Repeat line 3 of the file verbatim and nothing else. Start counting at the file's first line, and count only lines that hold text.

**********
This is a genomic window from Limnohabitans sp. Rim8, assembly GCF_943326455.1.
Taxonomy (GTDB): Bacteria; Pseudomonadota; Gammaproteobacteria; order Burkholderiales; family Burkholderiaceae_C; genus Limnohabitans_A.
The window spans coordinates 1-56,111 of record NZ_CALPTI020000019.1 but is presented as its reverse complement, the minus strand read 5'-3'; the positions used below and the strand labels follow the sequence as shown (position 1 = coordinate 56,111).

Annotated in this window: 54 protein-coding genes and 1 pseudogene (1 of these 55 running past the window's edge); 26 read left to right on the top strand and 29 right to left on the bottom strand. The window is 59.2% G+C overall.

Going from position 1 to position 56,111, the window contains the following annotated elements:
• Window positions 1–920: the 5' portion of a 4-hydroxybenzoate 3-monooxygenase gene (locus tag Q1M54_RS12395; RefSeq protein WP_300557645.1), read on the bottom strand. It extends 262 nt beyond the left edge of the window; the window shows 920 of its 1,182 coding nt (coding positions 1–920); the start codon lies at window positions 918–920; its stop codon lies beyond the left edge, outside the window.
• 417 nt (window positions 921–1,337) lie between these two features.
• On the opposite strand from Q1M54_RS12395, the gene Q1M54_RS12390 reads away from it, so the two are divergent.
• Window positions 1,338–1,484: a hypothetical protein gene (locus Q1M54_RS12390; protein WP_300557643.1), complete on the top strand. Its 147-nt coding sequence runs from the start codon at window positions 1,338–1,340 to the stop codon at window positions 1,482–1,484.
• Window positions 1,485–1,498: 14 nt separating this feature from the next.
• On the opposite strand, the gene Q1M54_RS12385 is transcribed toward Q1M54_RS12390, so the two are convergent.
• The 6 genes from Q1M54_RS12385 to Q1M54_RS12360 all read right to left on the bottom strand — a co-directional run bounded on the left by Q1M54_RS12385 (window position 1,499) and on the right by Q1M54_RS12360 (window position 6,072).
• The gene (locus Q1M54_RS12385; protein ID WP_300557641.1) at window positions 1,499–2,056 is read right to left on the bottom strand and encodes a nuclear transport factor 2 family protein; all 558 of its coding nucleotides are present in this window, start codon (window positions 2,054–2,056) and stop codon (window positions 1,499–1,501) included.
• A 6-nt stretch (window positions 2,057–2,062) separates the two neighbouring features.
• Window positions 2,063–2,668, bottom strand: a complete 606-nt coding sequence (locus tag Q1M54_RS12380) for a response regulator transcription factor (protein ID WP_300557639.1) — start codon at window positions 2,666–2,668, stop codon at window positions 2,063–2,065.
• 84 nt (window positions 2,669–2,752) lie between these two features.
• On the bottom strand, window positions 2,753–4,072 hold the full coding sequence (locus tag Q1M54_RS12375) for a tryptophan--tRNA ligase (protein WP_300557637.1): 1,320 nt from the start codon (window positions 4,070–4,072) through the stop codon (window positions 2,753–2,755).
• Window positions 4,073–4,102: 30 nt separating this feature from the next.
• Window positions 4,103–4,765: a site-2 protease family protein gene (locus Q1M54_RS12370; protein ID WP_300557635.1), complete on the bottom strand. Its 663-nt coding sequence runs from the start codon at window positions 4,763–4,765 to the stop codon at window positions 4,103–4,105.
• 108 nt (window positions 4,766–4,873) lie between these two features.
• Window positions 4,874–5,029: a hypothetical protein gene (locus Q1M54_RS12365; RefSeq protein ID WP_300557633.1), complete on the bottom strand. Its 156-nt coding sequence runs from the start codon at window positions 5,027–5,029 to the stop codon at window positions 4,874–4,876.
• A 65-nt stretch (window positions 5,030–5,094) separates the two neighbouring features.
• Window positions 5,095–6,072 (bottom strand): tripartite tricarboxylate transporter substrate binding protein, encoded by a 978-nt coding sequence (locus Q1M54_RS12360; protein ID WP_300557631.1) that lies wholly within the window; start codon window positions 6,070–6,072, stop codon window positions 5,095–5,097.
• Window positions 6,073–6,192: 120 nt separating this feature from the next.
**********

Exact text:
The window spans coordinates 1-56,111 of record NZ_CALPTI020000019.1 but is presented as its reverse complement, the minus strand read 5'-3'; the positions used below and the strand labels follow the sequence as shown (position 1 = coordinate 56,111).